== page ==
One day in October of 1960, Jane Goodall found a chimp that she had named David Greybeard squatting on a termite mound. Not wanting to startle him, she stopped some distance away and could not see clearly what he was doing. He seemed to be poking pieces of grass into the mound, then raising them to his mouth. When he left, she approached the mound. She inserted one of the abandoned grasses into a hole in the mound and found that the termites bit onto it with their jaws. David had been using the stem as a tool to "fish" for insects!
Soon after this discovery, Jane observed David and other chimps actually picking leafy twigs then stripping the leaves so that the twig was a suitable tool. This was modification of an object to make a tool — the crude beginning of tool making. Until that time scientists thought that humans, and only humans, used and made tools. Our species was defined as "Man the Tool Maker." That ability was thought to separate us from other animals more than any other characteristic. When Louis Leakey received an excited telegram from Jane describing her discoveries he made his now famous response: "Now we must redefine tool, redefine Man, or accept chimpanzees as humans."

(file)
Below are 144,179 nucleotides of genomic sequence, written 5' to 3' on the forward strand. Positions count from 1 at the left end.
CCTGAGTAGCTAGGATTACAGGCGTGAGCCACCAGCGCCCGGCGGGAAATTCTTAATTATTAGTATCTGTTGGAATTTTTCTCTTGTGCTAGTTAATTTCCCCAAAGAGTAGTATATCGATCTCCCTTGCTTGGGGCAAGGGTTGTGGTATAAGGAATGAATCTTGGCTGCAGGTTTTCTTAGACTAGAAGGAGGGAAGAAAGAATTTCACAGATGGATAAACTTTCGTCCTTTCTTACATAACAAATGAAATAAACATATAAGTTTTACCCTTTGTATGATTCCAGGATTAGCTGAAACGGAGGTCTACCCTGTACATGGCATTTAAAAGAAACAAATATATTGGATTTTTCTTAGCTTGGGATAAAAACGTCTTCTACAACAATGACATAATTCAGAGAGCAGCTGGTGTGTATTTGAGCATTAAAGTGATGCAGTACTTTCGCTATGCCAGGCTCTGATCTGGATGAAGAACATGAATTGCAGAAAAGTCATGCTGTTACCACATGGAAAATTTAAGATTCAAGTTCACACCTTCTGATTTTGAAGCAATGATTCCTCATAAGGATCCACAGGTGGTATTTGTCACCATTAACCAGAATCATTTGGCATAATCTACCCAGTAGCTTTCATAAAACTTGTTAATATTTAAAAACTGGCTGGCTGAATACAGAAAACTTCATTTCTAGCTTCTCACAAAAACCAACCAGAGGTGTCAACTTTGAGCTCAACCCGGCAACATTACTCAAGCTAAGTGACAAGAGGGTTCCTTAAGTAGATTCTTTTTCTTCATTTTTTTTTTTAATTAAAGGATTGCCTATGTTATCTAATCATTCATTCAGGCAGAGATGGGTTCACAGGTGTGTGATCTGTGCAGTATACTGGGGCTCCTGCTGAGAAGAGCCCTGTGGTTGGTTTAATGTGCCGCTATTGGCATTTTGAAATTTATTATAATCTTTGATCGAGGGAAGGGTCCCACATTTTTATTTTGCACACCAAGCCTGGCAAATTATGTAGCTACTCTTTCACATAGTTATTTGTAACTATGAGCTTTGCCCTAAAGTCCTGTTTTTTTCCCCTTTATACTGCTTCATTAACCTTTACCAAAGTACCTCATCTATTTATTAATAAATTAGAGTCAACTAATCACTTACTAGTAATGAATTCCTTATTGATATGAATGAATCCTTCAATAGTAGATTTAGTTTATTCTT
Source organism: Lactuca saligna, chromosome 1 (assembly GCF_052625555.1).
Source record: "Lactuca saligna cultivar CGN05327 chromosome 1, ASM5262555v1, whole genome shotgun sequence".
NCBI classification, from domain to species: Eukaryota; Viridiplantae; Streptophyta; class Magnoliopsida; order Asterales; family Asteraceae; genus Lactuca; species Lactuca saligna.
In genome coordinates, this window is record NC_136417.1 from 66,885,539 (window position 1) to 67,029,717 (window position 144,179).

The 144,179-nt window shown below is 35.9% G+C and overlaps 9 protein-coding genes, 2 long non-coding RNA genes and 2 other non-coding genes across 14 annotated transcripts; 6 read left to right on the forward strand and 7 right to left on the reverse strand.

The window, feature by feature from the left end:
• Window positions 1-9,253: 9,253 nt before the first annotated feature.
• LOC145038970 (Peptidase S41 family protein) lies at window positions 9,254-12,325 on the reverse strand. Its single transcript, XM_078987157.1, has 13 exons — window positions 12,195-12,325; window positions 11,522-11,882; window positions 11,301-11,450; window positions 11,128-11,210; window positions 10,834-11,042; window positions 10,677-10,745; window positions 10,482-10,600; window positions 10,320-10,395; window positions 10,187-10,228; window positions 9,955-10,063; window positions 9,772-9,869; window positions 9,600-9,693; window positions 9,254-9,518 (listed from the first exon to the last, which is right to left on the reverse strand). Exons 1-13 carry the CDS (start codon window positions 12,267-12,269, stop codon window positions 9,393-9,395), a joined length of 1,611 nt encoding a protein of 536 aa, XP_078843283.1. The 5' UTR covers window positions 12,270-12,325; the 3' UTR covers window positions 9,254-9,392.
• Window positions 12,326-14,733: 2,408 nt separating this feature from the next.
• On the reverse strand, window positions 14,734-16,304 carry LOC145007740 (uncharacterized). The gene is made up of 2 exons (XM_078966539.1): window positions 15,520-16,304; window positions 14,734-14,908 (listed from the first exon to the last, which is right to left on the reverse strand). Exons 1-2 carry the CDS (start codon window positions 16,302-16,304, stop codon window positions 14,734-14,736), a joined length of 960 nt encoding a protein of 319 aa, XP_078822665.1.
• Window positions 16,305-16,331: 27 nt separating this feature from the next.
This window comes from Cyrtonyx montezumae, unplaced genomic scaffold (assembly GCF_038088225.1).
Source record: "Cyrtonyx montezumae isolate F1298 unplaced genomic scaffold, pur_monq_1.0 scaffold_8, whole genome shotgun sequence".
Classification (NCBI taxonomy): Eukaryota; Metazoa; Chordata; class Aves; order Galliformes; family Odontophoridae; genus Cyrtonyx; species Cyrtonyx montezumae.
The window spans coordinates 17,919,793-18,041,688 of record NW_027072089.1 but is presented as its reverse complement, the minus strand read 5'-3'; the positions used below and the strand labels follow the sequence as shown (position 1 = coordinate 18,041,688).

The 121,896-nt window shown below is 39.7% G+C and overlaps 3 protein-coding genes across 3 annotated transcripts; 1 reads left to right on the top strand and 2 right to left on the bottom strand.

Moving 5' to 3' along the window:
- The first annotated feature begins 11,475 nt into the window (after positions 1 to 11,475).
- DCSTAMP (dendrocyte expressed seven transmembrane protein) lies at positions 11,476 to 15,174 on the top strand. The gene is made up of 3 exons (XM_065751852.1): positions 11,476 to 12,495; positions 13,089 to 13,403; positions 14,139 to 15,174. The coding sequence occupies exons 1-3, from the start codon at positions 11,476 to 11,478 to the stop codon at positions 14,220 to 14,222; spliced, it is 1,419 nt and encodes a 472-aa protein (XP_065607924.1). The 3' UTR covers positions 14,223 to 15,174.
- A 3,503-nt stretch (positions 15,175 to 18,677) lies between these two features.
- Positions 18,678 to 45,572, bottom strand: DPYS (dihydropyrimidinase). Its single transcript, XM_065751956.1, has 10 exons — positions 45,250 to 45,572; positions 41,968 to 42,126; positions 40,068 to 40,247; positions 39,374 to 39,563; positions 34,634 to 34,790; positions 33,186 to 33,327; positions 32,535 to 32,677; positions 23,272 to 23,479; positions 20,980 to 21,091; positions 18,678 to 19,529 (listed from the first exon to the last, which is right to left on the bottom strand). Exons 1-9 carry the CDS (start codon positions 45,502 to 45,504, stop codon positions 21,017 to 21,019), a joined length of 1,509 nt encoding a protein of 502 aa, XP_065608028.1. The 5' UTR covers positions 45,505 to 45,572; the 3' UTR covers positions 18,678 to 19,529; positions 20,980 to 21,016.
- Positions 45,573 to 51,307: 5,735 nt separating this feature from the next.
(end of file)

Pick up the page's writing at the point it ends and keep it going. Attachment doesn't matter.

Eventually it was discovered that the Gombe chimpanzees use objects — stems, twigs, branches, leaves, and rocks — in nine different ways to accomplish tasks associated with feeding, drinking, cleaning themselves, investigating out-of-reach objects, and as weapons — flailing branches and throwing rocks as missiles. In communities outside Gombe, chimpanzees use objects for different purposes. These behaviors, passed from one generation to the next through observational learning, can be regarded as primitive cultures.